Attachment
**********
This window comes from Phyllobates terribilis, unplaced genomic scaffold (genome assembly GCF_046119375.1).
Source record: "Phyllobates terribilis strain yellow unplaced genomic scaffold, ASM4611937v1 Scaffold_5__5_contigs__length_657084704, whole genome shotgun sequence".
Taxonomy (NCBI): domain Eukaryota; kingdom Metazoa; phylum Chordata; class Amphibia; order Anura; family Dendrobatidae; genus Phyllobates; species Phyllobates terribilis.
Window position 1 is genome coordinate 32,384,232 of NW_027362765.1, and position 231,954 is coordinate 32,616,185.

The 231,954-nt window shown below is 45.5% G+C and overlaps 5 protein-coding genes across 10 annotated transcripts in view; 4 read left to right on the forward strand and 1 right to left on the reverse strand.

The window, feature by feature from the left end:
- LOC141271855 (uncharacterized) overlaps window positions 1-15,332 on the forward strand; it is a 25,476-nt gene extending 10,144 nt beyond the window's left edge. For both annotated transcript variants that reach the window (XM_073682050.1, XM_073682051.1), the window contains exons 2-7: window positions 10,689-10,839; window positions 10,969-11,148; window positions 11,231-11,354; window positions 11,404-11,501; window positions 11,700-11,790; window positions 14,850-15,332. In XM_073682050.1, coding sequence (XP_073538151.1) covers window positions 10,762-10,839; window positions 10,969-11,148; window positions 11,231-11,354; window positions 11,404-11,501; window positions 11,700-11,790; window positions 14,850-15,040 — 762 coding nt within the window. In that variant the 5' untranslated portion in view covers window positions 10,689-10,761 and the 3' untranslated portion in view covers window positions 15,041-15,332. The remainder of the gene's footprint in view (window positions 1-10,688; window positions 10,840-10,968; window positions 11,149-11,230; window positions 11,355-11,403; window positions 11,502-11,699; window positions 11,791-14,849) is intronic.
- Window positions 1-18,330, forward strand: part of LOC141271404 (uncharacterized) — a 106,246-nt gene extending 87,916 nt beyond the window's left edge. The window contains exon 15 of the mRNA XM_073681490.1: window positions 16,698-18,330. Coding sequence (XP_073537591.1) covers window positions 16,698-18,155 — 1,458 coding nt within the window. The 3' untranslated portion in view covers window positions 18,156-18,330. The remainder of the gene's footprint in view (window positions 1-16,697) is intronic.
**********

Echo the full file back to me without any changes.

This window comes from Phyllobates terribilis, unplaced genomic scaffold (genome assembly GCF_046119375.1).
Source record: "Phyllobates terribilis strain yellow unplaced genomic scaffold, ASM4611937v1 Scaffold_5__5_contigs__length_657084704, whole genome shotgun sequence".
Taxonomy (NCBI): domain Eukaryota; kingdom Metazoa; phylum Chordata; class Amphibia; order Anura; family Dendrobatidae; genus Phyllobates; species Phyllobates terribilis.
Window position 1 is genome coordinate 32,384,232 of NW_027362765.1, and position 231,954 is coordinate 32,616,185.

The 231,954-nt window shown below is 45.5% G+C and overlaps 5 protein-coding genes across 10 annotated transcripts in view; 4 read left to right on the forward strand and 1 right to left on the reverse strand.

The window, feature by feature from the left end:
- LOC141271855 (uncharacterized) overlaps window positions 1-15,332 on the forward strand; it is a 25,476-nt gene extending 10,144 nt beyond the window's left edge. For both annotated transcript variants that reach the window (XM_073682050.1, XM_073682051.1), the window contains exons 2-7: window positions 10,689-10,839; window positions 10,969-11,148; window positions 11,231-11,354; window positions 11,404-11,501; window positions 11,700-11,790; window positions 14,850-15,332. In XM_073682050.1, coding sequence (XP_073538151.1) covers window positions 10,762-10,839; window positions 10,969-11,148; window positions 11,231-11,354; window positions 11,404-11,501; window positions 11,700-11,790; window positions 14,850-15,040 — 762 coding nt within the window. In that variant the 5' untranslated portion in view covers window positions 10,689-10,761 and the 3' untranslated portion in view covers window positions 15,041-15,332. The remainder of the gene's footprint in view (window positions 1-10,688; window positions 10,840-10,968; window positions 11,149-11,230; window positions 11,355-11,403; window positions 11,502-11,699; window positions 11,791-14,849) is intronic.
- Window positions 1-18,330, forward strand: part of LOC141271404 (uncharacterized) — a 106,246-nt gene extending 87,916 nt beyond the window's left edge. The window contains exon 15 of the mRNA XM_073681490.1: window positions 16,698-18,330. Coding sequence (XP_073537591.1) covers window positions 16,698-18,155 — 1,458 coding nt within the window. The 3' untranslated portion in view covers window positions 18,156-18,330. The remainder of the gene's footprint in view (window positions 1-16,697) is intronic.